• “I have no problem with school staff who voluntarily choose to be armed. Obviously, some training and qualification safeguards should be put in place. That said, in my opinion, the vast majority of school staff will/would choose not to carry because they didn’t sign up to be security. They signed up to be educators.”
  • “Yes, if they have training, and proper protocol in place when law enforcement arrives.”
  • “No. Arm people who are qualified to be armed. Arming most teachers is introducing weapons into schools. You teach, we watch over.”
  • “In my school district, several teachers went to the S.O. Reserve class, spent a week at the range and carry conceal.”

And similar to the poll we posted on Police1, we also ran the same poll question for our Police1 Group on LinkedIn. It garnered similar results. With over 1,300 responses, 54% voted “yes,” while 37% selected “no,” and 10% voted “not sure.” Here are some of the LinkedIn comments:

  • “If an assailant knows the teachers may be armed to stop them, I’d bet that teachers are the first person to be targeted. Not that it makes it better or worse than children being targeted, but it would negate an impact that arming teachers may have.”
  • “Why is this even a question? This is a terrible idea. Hire more school resource officers and train them to the highest standards possible to keep their schools and communities safe. Most officers don’t get enough training as it is, and this is their profession. How are teachers supposed to get the additional training time to be proficient enough to stop an armed killer on top of their actual professional requirements?”
  • “Only if they are properly trained. If the teachers are doing their jobs, then they will or should be concentrating on one thing: teaching the children … not looking around to see if doors are locked and watching who is entering the building.”
  • “Teachers are not trained professionals in use of force as well as application of the law. It is very simple: let the teachers teach. Leave the protecting of life and property to sworn armed peace officers.”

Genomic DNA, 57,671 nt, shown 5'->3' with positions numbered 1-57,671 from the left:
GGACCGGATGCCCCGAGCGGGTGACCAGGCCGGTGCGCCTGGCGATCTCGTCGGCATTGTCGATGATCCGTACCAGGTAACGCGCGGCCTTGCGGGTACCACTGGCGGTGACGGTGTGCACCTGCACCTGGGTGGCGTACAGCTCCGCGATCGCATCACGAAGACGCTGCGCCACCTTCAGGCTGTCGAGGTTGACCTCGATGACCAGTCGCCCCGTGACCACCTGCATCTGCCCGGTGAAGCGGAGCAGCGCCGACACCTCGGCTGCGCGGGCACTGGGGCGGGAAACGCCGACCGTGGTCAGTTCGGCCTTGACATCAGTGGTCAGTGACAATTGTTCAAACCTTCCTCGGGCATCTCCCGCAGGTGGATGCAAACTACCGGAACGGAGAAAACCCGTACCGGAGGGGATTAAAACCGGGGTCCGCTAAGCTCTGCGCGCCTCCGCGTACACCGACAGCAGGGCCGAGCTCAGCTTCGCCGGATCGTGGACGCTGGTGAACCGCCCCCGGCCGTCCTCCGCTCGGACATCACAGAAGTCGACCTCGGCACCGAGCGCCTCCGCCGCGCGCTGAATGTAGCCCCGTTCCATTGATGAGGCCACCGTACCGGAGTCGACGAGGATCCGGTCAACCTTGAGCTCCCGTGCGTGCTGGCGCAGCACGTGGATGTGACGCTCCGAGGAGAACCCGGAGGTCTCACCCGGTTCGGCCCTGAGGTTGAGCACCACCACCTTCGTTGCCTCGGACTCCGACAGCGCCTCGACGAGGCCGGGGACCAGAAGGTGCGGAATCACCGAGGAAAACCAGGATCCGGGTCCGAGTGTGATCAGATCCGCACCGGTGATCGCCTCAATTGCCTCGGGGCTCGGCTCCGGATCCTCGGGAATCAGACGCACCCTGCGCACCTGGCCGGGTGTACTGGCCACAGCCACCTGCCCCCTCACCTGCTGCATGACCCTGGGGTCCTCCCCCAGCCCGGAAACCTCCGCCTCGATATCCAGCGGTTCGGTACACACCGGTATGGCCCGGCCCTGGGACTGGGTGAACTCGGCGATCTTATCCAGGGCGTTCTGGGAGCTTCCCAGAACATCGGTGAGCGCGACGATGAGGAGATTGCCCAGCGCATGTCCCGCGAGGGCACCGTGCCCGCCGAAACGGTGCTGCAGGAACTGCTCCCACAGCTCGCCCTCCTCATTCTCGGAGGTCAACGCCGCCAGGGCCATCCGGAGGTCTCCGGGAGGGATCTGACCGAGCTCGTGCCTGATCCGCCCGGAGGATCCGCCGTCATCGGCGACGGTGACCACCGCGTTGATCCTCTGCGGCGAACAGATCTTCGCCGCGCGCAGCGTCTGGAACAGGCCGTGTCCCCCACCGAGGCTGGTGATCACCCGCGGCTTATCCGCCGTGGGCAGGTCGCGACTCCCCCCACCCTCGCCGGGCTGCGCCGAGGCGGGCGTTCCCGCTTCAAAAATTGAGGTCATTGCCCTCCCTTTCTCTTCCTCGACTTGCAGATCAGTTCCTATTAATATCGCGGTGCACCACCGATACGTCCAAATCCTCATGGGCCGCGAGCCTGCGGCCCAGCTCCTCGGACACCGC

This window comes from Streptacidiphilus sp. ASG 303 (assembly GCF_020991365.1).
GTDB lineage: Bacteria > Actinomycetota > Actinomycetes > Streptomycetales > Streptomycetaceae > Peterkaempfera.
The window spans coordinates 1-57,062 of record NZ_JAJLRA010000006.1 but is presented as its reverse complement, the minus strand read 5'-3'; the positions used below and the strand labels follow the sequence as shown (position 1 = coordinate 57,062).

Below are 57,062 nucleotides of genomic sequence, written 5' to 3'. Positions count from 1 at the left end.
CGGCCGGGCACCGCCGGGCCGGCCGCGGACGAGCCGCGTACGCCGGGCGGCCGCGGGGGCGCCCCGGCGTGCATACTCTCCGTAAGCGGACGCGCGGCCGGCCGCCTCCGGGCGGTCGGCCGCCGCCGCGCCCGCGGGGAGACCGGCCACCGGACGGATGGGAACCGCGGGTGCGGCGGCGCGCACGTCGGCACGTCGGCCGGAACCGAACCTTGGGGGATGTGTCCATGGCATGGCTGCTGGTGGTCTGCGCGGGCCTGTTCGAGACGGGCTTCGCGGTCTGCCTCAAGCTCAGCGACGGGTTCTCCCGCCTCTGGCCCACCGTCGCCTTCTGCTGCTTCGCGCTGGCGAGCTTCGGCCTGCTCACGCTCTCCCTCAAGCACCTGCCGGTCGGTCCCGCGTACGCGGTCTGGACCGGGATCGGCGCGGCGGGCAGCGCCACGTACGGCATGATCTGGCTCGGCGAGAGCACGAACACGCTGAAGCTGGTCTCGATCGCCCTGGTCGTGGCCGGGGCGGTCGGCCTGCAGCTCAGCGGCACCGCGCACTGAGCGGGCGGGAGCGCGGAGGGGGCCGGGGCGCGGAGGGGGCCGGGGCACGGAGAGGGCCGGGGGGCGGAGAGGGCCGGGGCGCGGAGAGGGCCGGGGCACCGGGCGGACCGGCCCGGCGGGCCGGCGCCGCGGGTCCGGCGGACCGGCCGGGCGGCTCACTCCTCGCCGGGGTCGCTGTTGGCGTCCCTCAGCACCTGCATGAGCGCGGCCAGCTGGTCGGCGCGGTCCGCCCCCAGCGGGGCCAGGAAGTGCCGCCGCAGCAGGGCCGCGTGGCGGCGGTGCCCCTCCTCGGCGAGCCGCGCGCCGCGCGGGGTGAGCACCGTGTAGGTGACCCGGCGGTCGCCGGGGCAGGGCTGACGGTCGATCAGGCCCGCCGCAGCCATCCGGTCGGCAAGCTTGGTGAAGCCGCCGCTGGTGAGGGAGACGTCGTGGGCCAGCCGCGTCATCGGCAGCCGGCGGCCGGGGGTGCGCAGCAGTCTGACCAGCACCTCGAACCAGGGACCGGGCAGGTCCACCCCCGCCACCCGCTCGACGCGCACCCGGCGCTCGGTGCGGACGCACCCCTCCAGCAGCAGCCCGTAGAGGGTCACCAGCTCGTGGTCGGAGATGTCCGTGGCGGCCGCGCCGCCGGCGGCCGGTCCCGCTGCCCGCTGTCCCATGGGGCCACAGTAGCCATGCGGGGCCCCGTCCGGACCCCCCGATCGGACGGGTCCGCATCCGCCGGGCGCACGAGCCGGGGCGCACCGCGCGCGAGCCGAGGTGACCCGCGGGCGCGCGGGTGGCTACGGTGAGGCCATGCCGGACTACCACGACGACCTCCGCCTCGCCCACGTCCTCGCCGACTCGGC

• “If they are willing, capable, properly trained, continually trained and vetted, then as a parent I would be happy with this as an extra safety measure. It isn’t as simple as learning to shoot a paper target to qualify.”
  • “I feel this could work with the proper screening process in place so those who would fit the dual role were utilized so no one was forced to fill a role they had no desire or mindset to undertake.”
  • “I think it should be a choice if the teacher wants to be armed or not. My wife is a teacher and I would rather her have it and not need it, than to need it and not have it. As a former teacher/JROTC instructor, I would want to be armed to protect the students and other staff from an active school shooter. No one goes into education with thoughts of having to be armed, but this is the world we are living in.”
  • “The biggest reason I voted ‘not sure’ is this: There has to be an accredited trainer/training program. They have to take into account that weapons are not a one size fits all. For example, you may have a male teacher with large hands who is very comfortable with a large-framed handgun. Meanwhile, you may have several female teachers with smaller hands who need a smaller framed model. Don’t spare expense. You get what you pay for.”

Additional resources

Check out these resources from our Police1 expert columnists, which address ways to approach school safety from a law enforcement perspective.

Sarah Calams, who previously served as associate editor of and, is the senior editor of and In addition to her regular editing duties, Sarah delves deep into the people and issues that make up the public safety industry to bring insights and lessons learned to first responders everywhere.

Sarah graduated with a bachelor’s degree in news/editorial journalism at the University of North Texas in Denton, Texas. Have a story idea you’d like to discuss? Send Sarah an email or reach out on LinkedIn.